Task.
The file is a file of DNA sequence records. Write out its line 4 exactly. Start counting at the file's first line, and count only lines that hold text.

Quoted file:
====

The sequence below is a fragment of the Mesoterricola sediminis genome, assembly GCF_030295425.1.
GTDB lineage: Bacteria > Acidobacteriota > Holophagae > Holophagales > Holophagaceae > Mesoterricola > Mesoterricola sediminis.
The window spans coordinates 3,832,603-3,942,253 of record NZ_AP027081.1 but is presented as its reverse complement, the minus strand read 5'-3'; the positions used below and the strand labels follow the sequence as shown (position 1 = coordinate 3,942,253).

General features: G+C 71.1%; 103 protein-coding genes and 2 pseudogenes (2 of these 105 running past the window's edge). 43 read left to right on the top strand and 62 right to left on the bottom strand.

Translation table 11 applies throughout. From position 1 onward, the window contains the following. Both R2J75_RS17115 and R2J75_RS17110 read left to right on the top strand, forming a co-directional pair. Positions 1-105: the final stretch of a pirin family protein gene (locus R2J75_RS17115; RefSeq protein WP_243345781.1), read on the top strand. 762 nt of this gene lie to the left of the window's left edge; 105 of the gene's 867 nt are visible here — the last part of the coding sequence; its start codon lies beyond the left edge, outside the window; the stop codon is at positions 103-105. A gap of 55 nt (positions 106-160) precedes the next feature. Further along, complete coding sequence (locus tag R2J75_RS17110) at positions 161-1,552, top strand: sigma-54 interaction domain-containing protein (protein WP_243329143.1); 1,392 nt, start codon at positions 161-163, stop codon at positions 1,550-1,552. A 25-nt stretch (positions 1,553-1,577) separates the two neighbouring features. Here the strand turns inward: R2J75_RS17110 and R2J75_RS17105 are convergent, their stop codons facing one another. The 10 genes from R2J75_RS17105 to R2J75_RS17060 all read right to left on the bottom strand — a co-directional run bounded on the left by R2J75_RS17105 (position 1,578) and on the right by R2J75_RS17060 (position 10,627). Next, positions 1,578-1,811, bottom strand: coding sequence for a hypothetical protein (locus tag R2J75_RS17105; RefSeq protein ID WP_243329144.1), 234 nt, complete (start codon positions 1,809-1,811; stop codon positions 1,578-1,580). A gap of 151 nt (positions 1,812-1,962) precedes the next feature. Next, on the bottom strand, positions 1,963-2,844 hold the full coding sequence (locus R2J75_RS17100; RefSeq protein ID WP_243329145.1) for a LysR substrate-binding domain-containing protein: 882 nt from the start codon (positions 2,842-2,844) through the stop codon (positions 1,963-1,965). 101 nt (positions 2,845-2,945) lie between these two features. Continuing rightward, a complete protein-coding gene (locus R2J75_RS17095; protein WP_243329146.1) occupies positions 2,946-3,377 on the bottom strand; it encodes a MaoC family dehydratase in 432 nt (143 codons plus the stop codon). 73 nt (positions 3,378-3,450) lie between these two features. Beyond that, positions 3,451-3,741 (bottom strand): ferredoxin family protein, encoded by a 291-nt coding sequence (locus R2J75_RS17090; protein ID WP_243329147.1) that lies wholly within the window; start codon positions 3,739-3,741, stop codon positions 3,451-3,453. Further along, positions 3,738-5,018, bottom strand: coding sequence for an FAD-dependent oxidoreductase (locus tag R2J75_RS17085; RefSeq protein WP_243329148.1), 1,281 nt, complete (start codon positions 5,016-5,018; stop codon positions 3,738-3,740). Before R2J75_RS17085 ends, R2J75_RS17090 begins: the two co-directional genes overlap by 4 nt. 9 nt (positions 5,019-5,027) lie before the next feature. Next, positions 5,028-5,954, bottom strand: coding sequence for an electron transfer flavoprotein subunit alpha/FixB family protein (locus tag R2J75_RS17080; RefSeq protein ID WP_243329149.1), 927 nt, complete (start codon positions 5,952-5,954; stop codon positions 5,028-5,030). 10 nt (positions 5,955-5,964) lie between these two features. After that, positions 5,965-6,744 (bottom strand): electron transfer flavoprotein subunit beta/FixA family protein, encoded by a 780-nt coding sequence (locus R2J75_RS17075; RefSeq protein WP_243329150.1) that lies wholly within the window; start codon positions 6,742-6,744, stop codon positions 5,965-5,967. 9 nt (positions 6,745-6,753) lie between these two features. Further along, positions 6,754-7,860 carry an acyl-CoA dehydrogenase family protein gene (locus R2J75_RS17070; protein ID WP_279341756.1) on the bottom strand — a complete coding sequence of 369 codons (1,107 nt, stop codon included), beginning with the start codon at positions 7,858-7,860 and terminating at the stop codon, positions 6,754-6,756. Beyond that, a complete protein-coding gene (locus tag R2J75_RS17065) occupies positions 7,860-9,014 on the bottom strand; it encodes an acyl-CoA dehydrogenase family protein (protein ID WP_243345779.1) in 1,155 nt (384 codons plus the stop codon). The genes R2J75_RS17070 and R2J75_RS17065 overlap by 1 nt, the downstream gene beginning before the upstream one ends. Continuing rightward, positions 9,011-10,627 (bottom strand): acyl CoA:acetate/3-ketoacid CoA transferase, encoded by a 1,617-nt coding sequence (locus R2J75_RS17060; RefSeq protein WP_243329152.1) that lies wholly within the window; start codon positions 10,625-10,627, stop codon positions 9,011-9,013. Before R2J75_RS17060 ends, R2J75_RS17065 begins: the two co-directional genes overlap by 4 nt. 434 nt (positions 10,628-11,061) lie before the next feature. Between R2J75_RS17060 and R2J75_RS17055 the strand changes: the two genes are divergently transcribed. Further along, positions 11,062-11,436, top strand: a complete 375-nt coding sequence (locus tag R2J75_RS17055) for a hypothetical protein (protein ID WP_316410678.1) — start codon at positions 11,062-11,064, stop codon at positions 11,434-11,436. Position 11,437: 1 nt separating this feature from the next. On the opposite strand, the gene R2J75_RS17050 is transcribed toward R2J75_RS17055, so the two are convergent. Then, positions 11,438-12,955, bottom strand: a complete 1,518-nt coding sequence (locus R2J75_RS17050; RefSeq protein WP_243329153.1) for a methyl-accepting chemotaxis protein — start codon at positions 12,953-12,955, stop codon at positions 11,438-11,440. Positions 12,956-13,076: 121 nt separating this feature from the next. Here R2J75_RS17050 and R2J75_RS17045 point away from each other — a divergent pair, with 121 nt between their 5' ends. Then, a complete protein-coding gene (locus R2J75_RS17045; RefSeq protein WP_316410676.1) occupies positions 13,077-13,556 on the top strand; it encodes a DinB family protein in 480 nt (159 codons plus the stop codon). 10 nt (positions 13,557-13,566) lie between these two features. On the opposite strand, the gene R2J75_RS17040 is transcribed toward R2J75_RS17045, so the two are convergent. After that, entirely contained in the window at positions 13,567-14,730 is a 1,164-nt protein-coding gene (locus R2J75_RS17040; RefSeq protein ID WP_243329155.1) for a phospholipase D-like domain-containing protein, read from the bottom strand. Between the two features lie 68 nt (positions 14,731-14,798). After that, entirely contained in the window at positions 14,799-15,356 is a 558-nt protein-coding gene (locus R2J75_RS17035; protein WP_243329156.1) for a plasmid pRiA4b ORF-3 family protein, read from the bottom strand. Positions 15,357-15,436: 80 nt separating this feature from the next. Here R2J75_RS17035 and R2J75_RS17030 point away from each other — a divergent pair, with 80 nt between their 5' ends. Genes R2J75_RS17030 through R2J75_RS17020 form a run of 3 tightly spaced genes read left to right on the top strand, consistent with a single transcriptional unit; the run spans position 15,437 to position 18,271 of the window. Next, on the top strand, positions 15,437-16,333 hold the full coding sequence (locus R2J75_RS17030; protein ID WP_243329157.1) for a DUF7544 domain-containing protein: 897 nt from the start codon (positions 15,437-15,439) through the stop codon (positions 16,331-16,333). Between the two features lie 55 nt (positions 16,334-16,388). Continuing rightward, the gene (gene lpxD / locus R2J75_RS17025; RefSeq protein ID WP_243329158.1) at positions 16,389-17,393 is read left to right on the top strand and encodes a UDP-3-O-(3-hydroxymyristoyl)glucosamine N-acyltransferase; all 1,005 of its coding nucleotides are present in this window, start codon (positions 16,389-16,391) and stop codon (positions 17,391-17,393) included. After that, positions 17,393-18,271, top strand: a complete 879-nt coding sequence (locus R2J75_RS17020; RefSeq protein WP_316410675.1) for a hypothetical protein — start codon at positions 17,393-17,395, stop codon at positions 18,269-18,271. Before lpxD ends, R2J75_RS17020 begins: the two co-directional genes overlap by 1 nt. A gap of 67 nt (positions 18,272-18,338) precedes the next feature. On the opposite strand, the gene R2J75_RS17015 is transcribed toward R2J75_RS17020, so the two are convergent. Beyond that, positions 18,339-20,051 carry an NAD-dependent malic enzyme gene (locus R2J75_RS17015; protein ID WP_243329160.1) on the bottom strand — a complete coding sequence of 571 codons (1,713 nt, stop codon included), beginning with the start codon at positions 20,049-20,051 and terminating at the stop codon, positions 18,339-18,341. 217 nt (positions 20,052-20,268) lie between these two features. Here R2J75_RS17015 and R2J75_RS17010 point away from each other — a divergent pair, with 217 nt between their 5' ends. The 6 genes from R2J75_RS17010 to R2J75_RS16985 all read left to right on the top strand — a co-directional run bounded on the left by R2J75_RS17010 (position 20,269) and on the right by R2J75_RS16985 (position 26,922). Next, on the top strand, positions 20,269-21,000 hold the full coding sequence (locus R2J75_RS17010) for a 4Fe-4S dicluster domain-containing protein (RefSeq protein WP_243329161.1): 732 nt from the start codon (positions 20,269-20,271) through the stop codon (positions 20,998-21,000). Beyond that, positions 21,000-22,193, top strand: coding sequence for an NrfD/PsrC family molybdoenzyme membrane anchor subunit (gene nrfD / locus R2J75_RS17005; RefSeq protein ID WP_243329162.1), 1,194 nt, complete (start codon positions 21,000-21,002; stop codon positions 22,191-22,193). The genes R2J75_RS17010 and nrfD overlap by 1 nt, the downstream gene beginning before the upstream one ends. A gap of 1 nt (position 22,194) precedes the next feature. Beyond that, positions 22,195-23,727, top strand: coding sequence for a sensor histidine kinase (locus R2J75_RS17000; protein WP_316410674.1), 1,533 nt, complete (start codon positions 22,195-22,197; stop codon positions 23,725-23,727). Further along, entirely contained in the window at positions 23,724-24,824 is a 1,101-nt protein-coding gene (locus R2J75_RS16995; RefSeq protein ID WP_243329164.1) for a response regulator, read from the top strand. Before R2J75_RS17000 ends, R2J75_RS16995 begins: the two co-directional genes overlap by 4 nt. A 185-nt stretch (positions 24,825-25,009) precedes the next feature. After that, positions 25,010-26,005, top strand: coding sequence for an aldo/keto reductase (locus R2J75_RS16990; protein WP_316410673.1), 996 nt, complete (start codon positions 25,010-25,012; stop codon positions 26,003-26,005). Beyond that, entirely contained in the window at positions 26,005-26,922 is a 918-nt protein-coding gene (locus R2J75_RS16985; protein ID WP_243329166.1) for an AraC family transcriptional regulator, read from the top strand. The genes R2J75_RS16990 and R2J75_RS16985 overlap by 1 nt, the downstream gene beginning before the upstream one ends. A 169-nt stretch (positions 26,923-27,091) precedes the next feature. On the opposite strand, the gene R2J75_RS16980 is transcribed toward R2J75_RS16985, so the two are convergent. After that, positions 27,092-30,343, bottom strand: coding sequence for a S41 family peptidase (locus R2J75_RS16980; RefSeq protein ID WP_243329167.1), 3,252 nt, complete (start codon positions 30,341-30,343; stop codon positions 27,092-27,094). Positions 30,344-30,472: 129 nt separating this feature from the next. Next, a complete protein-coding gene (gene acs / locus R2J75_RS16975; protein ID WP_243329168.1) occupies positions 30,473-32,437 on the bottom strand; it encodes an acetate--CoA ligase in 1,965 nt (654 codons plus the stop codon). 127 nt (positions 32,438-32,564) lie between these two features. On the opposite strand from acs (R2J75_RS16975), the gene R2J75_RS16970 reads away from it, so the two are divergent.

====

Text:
General features: G+C 71.1%; 103 protein-coding genes and 2 pseudogenes (2 of these 105 running past the window's edge). 43 read left to right on the top strand and 62 right to left on the bottom strand.